Here’s what’s happening in the world of television for Tuesday, August 6. All times are Eastern.
“Sanctum becomes a battleground” in the sixth season finale of The CW’s stalwart The 100, which we recently learned will end after its seventh season next year. Believers and non-believers square off in this Jason Rothenberg-penned finale, and all the while, “the mystery of the anomaly depends.” Look for Kyle Fowle’s finale recap.
Pose (FX, 10 p.m.)
My Life Is Murder (Acorn TV, first two episodes streaming now): Yesterday, the first two episodes of Lucy Lawless’ new mystery series began streaming on Acorn; new episodes will arrive on Mondays at 3:01 a.m. for the next nine weeks. In the series, Lawless plays a retired detective who still freelances on the occasional case and, when she’s not staring at a dead body, bakes a lot of bread. If you need more of a sell than that, we don’t know what to tell you—she solves crimes and bakes bread—but we’ve got two more points to add to the pile, all the same. First, her name is Alexa Crowe. Second, she talked to us about speaking German, missing bread, and TV’s greatest detectives.
The A.V. Club: Alexa seems to coo at her German bread machine in German with unexpected frequency. Do you speak German?
Lucy Lawless: Well, you know, I can get by. Put it that way. I’m so rusty. I’m embarrassed about my German, but I can get by.
AVC: Well, it sounds very impressive on the show.
LL: If you don’t speak the language, just a smattering of something sounds good, but I’m a little above beginner level.
AVC: Why do you think that humans love murder mysteries so much? Shouldn’t we be horrified by them?
LL: It’s a little bit like a roller-coaster ride. When there’s no real danger, being scared, it’s fun. We’re very interested in the aberrant behavior, and the more gruesome it is, that makes us feel safer, because it’s not happening to us. We feel like we’re learning, we’re figuring out puzzles, and in the case of this show. there is justice at the end of it. We all know that’s quite a rare commodity these days. It’s a lovely, satisfying thing to wrap it all up in a nice hour, in a beautiful environment with people that you hopefully will come to love.
AVC: What intrigued you about Alexa Crowe? Besides the great name.
LL: When it was first pitched to me, it was just me and [executive producer] Claire Tonkin saying, “Wouldn’t it be great to do a show like this?” The script wasn’t there, but the idea was great. And there was something about Claire. I just really felt like I could go to war with this woman. Anytime you start a TV series, it’s like a marriage, so I’m very hesitant to jump in these days, because I know how deep and how intense that working relationship has to be. You don’t want to be in it with somebody who doesn’t value the same things as you.
But there was something about Claire that made me say, “Yes, I’m big enough and ugly enough to take on this challenge, and you’re the person I want to be beside me.” … From the very first conversation, I kinda fell in love with Claire and decided she was my new sidekick, that we would be each other’s sidekicks.
AVC: On the subject of sidekicks, the relationship between Alexa and Madison (Ebony Vagulans) is intriguing. What makes that relationship so essential to this show?
LL: Isn’t that great? It’s a generic sidekick [relationship]. It was written that she’s kind of an acolyte, and that would be irritating to Alexa, but Alexa needs her. Those were the rough parameters of that relationship. And I thought “Yes, that would indeed be very irritating to me.’ Also, [we didn’t want] an unequal relationship. It’s onerous, and boring to live through in real life. We auditioned a ton of people, and then Ebony Vagulans came in—she was the last person we saw—and her charisma, life force, intelligence, and talent were just so undeniable. Maybe I saw myself in her a little bit? I just felt like she was the one, and it was unanimous.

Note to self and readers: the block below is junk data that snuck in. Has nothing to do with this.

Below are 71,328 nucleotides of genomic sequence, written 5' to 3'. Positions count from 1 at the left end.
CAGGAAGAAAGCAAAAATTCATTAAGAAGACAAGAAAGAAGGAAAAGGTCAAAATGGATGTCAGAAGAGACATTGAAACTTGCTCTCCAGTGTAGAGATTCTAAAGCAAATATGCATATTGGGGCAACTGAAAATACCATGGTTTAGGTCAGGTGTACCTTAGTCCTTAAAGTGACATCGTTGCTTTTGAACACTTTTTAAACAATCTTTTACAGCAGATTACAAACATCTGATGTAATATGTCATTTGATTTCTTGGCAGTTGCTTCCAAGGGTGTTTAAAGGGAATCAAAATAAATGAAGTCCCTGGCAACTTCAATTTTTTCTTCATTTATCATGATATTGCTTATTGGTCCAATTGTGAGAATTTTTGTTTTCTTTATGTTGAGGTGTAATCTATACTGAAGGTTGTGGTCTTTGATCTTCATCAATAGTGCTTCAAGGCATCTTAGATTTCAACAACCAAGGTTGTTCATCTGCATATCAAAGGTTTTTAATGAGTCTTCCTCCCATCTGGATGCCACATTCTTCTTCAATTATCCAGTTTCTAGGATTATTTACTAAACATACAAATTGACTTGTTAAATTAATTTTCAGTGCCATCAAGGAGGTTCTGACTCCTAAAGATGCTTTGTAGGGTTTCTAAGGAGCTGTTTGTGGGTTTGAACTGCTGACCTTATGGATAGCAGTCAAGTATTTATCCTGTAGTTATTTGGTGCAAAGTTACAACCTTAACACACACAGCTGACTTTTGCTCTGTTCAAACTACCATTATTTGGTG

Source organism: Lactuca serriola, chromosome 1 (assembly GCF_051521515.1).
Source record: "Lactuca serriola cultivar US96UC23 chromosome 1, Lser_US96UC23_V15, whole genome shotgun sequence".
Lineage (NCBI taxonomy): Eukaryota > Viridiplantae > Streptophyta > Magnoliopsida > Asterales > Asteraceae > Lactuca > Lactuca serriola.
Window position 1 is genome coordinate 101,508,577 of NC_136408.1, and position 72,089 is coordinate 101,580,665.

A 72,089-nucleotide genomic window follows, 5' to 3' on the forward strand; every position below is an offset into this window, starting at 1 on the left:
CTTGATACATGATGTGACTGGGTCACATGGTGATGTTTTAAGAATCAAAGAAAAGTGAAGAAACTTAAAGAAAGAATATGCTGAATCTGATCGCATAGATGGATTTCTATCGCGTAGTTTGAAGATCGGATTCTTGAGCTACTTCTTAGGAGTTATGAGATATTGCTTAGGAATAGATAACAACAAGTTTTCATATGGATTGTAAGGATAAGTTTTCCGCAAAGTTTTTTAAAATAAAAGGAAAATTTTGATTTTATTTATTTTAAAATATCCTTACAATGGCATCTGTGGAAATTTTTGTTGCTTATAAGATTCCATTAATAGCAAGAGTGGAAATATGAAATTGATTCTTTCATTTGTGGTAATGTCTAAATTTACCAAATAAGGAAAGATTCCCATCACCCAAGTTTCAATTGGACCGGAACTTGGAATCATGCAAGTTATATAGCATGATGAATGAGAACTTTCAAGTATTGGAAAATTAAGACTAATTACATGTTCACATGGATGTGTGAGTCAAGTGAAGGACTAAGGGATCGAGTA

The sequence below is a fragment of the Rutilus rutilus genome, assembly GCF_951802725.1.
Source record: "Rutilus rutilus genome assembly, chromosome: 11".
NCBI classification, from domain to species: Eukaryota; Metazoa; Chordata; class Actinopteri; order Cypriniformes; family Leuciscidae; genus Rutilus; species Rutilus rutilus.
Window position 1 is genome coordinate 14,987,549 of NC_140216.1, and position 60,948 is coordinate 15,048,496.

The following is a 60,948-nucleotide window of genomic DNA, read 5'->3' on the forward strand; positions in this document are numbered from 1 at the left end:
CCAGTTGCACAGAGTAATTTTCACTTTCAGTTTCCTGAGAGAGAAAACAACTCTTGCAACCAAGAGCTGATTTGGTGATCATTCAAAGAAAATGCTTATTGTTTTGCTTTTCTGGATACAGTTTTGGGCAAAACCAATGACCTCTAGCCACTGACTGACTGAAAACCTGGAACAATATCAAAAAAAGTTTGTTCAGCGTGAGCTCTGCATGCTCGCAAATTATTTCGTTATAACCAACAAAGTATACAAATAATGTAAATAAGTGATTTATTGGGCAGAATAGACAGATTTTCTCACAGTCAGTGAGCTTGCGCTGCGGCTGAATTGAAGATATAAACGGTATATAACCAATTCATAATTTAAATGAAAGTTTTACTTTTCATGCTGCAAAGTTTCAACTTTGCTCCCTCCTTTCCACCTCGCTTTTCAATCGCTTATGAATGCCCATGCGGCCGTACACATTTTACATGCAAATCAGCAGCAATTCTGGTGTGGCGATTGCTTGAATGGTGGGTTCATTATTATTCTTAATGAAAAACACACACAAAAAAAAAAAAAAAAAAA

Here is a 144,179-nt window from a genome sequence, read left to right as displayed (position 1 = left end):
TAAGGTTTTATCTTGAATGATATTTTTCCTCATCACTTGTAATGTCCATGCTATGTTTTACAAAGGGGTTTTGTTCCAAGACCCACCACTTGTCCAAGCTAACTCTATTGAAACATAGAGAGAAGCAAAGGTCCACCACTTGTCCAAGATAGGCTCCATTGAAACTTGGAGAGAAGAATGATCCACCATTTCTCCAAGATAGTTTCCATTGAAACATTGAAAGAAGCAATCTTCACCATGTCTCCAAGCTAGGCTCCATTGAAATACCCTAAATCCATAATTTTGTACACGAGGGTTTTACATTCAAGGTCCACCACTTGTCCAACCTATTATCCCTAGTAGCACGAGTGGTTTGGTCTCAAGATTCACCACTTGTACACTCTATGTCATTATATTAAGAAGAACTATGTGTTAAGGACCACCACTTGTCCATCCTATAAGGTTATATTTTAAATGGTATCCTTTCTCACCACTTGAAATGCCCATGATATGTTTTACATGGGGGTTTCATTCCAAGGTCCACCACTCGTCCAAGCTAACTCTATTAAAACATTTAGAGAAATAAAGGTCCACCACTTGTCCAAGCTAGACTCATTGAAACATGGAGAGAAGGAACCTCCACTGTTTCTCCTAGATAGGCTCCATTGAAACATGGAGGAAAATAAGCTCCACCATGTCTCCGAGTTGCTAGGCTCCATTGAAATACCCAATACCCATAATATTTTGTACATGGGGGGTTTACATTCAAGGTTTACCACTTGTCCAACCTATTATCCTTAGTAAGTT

AVC: Which is more enticing to you: solving crimes or baking bread?
LL: Oh, solving crimes. I’m gluten-free, I’m afraid. I earned this intolerance. I have eaten copious amounts of bread and loved it my whole life, but it’s gone sour on me, that relationship. So I had to get a divorce from bread. Now I just look at it from afar. Solving crimes would be tremendous. But it makes you sadder and wiser when you get close to the justice system, because you realize [justice] is so very seldom realized. It doesn’t really exist.
AVC: Yeah, the show has a lot of lightness—
LL: It’s vibrant, the colors. It’s really visually rich.
AVC: But even with the lightness and levity, the character never stops thinking about the right thing to do for victims. It seems very layered. Will we learn more about where that drive comes from?
LL: I’ve got to give credit for all of that to Claire in her concept, and then [the writers work with] those concepts, and I play it the way I want to, and then you get that lovely effect. So that’s the collaborative alchemy of the team. That’s magic. Putting these people together, you get that effect. We could have made Alexa Crowe have some fatal flaw that she’s hiding, but we thought, just like, no, that’s dumb. That’s old. We don’t think it’s what the world wants right now. The world needs a little bit of beauty and justice and just plain fun, because it’s so grim out there. She’s not the man in the white hat by any means, coming in to save the day. [But she’s] pursuing a great ideal, and sometimes that hurts. There’s collateral damage. Even sometimes Alexa gets hurt by the result of the investigations.
AVC: What do you think that Xena would make of Alexa?
LL: I think she’d like her just fine. They’re both going after the same thing: being a force for good, or working for the greater good.
AVC: Who’s your favorite TV detective?